Phonics and Reading

 

Why do we teach Phonics?

Phonics

The school uses BUG Club and Giant Phonics in Class 1 which follows the Letters and Sounds programme. We use actions from Jolly Phonics to support the initial introduction of the phonemes. In Class 2 children follow the principles of the Read Write Inc. Synthetic phonics scheme which compliments the children’s prior learning.

For pupils in our KS2 classes we deliver regular guided phonics/spelling sessions and we use Rapid Phonics and “Nessy” as programmes specifically aimed at higher aged pupils struggling with reading.

In Reception the children are taught phonics in small fifteen minute teaching sessions. As they move to Year 1 and Year 2 children receive a minimum of 30 minute activities on phonics and literacy every day.

Letters and Sounds is a phonics resource published by the Department for Education and Skills in 2007. It aims to build children’s speaking and listening skills in their own right as well as to prepare children for learning to read by developing their phonic knowledge and skills. It sets out a detailed and systematic programme for teaching phonic skills for children starting by the age of five, with the aim of them becoming fluent readers by age seven.

Phase One – Activities are divided into seven aspects, including environmental sounds, instrumental sounds, body sounds, rhythm and rhyme, alliteration, voice sounds and finally oral blending and segmenting.

Phase Two – Learning 19 letters of the alphabet and one sound for each. Blending sounds together to make words. Segmenting words into their separate sounds. Beginning to read simple captions.

Phase Three -The remaining 7 letters of the alphabet, one sound for each. Graphemes such as ch, oo, th representing the remaining phonemes not covered by single letters. Reading captions, sentences and questions. On completion of this phase, children will have learnt the “simple code”, i.e. one grapheme for each phoneme in the English language.

Phase Four – No new grapheme-phoneme sounds are taught in this phase. Children learn to blend and segment longer words with adjacent consonants, e.g. swim, clap, jump.

Phase Five-Now we move on to the “complex code”. Children learn more graphemes for the phonemes which they already know, plus different ways of pronouncing the graphemes they already know.

Phase Six -Working on spelling, including prefixes and suffixes, doubling and dropping letters etc.

Phonics glossary
phoneme — the smallest single identifiable sound, e.g. the letters ‘sh’ represent just one sound, but ‘sp’ represents two (/s/ and /p/)

blend (vb) — to draw individual sounds together to pronounce a word, e.g. s-n-a-p, blended together, reads snap

segment (vb) — to split up a word into its individual phonemes in order to spell it, e.g. the word ‘cat’ has three phonemes: /c/, /a/, /t/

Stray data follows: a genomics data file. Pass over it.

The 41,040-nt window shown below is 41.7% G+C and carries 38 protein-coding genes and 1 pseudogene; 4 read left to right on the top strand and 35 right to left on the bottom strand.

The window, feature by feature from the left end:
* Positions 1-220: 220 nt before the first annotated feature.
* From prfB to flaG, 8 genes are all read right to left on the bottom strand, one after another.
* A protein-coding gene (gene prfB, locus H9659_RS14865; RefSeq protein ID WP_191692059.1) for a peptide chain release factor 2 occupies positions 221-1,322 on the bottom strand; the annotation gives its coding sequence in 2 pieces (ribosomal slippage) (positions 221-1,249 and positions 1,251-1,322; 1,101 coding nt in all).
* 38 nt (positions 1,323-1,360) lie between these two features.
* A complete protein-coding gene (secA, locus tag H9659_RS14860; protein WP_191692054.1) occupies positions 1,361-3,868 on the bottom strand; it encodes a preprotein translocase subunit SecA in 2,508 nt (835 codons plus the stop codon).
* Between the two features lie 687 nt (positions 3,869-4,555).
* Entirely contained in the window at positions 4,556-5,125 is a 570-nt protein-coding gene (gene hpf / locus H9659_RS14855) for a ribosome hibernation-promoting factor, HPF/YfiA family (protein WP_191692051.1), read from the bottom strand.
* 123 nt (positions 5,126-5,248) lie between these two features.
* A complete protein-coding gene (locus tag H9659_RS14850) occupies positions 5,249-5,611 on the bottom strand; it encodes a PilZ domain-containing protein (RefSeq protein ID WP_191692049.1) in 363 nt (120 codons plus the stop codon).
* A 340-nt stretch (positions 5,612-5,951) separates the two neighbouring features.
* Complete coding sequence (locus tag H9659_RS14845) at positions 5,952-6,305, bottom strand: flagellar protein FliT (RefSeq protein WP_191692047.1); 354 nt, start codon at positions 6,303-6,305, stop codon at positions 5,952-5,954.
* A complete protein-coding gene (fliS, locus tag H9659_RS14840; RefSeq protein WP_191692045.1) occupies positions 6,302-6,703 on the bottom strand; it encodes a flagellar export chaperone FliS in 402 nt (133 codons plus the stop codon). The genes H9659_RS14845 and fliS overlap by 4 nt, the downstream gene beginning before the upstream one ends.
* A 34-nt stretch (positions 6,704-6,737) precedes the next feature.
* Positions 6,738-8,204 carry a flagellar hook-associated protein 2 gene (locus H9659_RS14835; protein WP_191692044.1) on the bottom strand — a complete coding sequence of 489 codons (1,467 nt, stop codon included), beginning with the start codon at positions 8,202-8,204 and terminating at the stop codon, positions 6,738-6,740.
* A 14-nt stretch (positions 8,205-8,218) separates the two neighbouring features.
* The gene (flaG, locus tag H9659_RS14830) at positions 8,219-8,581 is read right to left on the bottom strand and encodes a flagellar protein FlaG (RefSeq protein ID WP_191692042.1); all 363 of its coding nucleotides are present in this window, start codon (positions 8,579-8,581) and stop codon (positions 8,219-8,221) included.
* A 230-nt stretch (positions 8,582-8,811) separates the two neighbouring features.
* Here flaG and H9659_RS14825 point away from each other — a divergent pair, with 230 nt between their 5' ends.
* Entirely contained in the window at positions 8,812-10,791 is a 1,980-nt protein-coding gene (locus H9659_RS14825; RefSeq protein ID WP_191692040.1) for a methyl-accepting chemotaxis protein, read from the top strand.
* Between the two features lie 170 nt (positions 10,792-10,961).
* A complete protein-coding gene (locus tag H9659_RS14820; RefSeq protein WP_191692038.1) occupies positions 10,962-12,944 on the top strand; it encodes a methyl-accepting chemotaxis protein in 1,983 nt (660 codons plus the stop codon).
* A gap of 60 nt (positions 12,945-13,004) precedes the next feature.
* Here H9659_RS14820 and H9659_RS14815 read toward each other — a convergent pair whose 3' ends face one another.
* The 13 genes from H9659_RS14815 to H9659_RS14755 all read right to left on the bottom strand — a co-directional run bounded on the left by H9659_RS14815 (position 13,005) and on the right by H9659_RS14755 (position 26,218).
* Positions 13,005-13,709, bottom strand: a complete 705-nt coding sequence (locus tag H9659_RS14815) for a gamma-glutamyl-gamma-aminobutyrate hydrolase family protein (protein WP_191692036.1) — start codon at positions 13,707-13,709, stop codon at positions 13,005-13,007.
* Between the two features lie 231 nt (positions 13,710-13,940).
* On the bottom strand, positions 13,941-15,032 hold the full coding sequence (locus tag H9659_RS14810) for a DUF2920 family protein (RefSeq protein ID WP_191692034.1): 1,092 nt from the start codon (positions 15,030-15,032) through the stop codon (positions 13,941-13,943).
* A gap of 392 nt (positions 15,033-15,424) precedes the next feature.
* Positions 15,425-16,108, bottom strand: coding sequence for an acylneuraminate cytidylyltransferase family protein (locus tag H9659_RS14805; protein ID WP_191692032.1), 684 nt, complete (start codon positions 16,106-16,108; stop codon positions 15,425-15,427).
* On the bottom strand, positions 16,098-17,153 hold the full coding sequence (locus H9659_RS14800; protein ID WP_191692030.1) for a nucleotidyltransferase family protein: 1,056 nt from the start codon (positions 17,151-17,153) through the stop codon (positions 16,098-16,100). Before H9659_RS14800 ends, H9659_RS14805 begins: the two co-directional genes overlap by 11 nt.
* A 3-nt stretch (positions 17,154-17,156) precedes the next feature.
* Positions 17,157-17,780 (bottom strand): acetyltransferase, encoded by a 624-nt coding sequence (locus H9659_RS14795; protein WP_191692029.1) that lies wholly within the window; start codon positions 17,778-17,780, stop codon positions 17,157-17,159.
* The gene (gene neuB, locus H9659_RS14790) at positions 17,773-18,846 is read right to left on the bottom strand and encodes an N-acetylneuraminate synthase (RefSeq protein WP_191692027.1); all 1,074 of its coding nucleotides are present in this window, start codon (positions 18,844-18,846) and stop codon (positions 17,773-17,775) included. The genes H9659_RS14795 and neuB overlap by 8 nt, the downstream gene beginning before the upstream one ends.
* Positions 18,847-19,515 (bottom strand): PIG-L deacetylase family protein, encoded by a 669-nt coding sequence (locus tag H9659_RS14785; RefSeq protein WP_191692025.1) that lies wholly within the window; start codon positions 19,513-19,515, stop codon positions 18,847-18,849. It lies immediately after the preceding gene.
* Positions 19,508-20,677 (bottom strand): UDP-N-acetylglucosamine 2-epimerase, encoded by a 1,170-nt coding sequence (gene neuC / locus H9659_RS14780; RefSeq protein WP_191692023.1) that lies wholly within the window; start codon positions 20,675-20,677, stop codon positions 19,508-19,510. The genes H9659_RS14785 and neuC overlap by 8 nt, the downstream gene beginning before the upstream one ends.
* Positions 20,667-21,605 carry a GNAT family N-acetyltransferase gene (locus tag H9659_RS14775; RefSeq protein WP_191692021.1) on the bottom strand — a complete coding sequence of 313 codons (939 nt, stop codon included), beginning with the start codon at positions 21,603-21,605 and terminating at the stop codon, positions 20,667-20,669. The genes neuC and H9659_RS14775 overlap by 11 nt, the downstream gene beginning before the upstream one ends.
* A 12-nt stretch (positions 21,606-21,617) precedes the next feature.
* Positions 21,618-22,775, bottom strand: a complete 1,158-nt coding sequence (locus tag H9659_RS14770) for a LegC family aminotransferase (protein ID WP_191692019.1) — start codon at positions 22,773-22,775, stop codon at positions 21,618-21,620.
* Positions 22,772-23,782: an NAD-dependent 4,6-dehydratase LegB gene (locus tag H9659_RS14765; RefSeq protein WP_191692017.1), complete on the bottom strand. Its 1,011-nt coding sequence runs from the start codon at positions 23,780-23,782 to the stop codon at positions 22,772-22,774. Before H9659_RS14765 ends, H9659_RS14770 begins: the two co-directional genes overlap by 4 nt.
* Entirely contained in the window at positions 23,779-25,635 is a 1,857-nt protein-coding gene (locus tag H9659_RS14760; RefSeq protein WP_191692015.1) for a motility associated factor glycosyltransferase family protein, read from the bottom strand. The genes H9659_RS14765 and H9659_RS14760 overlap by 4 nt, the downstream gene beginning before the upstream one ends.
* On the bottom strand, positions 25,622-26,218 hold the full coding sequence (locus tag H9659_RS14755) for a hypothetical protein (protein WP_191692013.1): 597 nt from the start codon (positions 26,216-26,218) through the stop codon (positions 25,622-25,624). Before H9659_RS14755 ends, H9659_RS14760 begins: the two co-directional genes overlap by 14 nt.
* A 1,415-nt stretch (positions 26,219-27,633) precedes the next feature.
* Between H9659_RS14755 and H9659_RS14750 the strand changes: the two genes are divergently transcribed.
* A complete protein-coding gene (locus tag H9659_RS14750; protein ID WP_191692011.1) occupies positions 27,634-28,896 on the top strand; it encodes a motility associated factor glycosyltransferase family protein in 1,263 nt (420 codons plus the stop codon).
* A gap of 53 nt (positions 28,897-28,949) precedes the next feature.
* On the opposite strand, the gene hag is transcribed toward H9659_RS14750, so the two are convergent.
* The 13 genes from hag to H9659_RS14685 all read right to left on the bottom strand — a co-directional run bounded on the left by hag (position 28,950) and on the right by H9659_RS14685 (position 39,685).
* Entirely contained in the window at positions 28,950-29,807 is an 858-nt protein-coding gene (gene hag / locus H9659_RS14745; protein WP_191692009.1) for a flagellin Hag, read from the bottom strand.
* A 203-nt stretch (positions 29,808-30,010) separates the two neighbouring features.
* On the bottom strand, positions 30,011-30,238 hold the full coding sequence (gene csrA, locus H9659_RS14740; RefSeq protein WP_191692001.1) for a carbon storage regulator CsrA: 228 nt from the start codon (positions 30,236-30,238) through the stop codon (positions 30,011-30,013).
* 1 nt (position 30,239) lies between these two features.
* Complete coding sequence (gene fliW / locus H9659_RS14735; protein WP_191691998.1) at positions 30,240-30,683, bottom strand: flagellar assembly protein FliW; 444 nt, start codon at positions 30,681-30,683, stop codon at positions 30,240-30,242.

grapheme — a letter or a group of letters representing one sound, e.g. sh, ch, igh, ough (as in ‘though’)

digraph — two letters making one sound, e.g. sh, ch, th, ph.
vowel digraphs comprise of two vowels which, together, make one sound, e.g. ai, oo, ow

VC, CVC, CCVC — the abbreviations for vowel-consonant, consonant-vowel-consonant, consonant-consonant-vowel-consonant, and are used to describe the order of letters in words, e.g. am, Sam, slam.

 
 

 

Teach in a systematic, sequential way.

To be the most effective, phonics needs to be taught in a systematic, sequential way. Letters and Sounds first. Then build letters into words and words into sentences! When phonics is not taught on purpose, but rather as a ‘by-the-way’ component of a school curriculum, students may miss vital phonics elements which can result in hindered reading skills.

To be most effective, phonics also needs to be taught on a regularly scheduled basis: four to five days per week. Sessions should last about 20 minutes at a time. Two 20 minute sessions are far more productive than one 40 minute session. You will need a good phonics-based program that presents the material in ways that complement your student’s learning style.

Be sure of the sounds involved – watch this video to see how to pronounce the phonemes:

Resources

Below is a link to other phonic based games you might like to try with your children:
Phonics Games

Further information is available on the website under Parents > Phonics and Reading.

As the children get older they move on to more independent reading and we use AR reading to help motivate and record how this independent reading is going. Please follow this link to find out more about AR reading.

The parents web site for AR books can be found Here.

Where to choose books:
LoveReading4Kids

Free ebooks:
Oxford Owl

Great books for reading aloud:

GoodReads

Year 1 & 2 Phonics Guidance for Parents Set 2 & 3 Speed Sounds

Year 1 & 2 Phonics Guidance for Parents Set 2 & 3 Speed Sounds 12.2017